The original version of the show that would, a quarter century later, become a critical darling was met with a lot of derision upon its debut, and it’s easy to see why: even with Star Wars-fever gripping America, I’m not sure that anyone was ready for the sheer disco of the whole thing. It’s definitely an impressively garish show, but once you can get past the mirrorball of it all, it actually holds up surprisingly well. You can see what brought Ronald D. Moore back to pick over its bones and remake it for the post-9/11 world — it’s just that this version is far more shiny and upbeat than it has any right to be. (And the less said about Galactica 1980, the better.)

The stories to watch:
Season 1, Episodes 1/2/3: “Saga of a Star World”: The three-part opener sets up the mythology of the series so well, it was released as a stand-alone movie in theaters internationally. (The movie version is slightly different — and better — than the TV episodes, because the Cylons just kill Baltar at the end. Spoilers!) But everything you could want from a space opera is here: Awesome-looking aliens! Great space battles! Lorne Greene! Season 1, Episode 12/13: “The Living Legend”: The second of two stories that made it over to the later series, “The Living Legend” brings in the one remaining Battlestar to survive the Cylon apocalypse — the Pegasus. While the 2000s-era BSG was commanded by Michelle Forbes, however, the 1970s version had an even-more-impressive leader: Lloyd Bridges. Yeah, now you want to watch, don’t you?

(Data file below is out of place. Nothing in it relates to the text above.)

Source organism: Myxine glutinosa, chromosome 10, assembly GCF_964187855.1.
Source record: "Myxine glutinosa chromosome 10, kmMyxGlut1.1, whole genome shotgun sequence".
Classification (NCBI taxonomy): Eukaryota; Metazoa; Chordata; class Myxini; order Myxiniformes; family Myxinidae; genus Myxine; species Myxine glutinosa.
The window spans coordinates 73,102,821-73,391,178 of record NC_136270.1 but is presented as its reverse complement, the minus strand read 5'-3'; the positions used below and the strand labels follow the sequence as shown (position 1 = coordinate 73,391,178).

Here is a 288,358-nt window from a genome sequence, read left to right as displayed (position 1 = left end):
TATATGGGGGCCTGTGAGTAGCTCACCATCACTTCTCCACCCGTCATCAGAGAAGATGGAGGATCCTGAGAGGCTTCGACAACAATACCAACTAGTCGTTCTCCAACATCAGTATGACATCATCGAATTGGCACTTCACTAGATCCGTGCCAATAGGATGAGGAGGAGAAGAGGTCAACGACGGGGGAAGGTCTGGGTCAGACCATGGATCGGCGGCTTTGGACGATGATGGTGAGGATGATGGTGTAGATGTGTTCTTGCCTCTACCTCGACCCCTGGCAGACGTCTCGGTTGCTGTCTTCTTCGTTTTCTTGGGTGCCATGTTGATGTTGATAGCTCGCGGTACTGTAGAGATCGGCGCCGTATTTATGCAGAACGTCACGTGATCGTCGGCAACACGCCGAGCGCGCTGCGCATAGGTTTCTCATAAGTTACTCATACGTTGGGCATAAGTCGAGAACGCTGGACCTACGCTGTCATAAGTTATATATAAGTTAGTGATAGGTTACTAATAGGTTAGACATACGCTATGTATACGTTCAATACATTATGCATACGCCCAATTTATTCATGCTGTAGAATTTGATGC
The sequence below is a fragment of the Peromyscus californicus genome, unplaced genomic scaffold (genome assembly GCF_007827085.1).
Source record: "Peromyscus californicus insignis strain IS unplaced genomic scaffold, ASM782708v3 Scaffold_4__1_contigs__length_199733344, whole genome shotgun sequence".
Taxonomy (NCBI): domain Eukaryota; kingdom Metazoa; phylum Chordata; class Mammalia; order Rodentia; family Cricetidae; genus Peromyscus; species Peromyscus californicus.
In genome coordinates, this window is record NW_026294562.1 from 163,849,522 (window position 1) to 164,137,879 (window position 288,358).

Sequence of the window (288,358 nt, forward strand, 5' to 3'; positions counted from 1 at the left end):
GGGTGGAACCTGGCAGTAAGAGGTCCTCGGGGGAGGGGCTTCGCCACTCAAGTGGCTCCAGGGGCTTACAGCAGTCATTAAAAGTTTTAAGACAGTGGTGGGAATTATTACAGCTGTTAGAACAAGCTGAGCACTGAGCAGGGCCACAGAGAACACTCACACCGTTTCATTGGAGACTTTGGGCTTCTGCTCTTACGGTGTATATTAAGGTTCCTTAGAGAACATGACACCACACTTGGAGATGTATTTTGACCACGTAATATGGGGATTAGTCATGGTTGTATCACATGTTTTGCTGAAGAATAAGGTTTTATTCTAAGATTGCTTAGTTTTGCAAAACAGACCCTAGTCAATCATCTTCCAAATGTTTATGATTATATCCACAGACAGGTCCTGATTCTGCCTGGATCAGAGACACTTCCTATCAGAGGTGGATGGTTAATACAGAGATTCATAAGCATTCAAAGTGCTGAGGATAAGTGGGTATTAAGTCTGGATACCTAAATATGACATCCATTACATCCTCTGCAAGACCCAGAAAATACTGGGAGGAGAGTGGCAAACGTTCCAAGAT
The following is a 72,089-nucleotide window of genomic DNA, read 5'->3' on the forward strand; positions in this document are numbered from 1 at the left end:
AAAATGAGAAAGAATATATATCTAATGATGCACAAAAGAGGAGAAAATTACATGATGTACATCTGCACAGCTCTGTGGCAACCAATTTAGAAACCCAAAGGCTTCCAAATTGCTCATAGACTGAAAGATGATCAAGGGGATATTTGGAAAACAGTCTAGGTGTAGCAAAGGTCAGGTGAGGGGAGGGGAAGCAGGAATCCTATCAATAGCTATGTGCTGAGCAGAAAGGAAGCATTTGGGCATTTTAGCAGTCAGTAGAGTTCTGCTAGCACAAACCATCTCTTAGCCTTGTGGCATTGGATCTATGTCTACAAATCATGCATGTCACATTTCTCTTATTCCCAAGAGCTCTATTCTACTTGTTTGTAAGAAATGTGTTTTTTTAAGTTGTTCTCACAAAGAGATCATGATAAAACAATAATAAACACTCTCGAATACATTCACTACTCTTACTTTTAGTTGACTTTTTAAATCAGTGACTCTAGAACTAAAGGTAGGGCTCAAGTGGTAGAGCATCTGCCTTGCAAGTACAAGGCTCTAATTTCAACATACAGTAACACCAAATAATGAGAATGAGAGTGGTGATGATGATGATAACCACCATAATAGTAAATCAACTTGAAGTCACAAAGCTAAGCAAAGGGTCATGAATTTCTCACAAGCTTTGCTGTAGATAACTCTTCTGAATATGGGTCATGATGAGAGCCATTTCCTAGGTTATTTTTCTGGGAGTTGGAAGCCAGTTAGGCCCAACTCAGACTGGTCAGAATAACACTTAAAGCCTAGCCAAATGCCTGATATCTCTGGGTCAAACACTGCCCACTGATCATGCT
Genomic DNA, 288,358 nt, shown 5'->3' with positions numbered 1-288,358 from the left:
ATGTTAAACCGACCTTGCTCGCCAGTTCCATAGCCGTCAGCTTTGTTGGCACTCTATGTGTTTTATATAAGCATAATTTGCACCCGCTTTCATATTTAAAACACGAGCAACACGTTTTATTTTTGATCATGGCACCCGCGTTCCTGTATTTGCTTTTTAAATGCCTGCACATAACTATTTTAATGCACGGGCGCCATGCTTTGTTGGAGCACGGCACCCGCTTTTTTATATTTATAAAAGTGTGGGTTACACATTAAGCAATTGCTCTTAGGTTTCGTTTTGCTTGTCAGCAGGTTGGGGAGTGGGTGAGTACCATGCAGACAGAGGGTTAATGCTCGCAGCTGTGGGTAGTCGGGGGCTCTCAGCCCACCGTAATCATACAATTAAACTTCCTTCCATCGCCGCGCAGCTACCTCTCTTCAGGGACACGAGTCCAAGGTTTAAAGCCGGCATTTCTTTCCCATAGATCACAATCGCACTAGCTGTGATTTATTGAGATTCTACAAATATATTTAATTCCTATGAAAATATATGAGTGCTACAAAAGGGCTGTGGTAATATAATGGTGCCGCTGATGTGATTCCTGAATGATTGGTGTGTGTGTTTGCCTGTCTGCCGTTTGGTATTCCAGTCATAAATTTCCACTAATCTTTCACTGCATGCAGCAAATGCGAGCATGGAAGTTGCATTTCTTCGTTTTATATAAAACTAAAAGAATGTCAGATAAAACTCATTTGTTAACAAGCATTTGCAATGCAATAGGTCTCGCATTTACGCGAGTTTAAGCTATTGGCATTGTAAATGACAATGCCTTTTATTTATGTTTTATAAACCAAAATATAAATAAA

MAGNUM P.I. (1980-1987)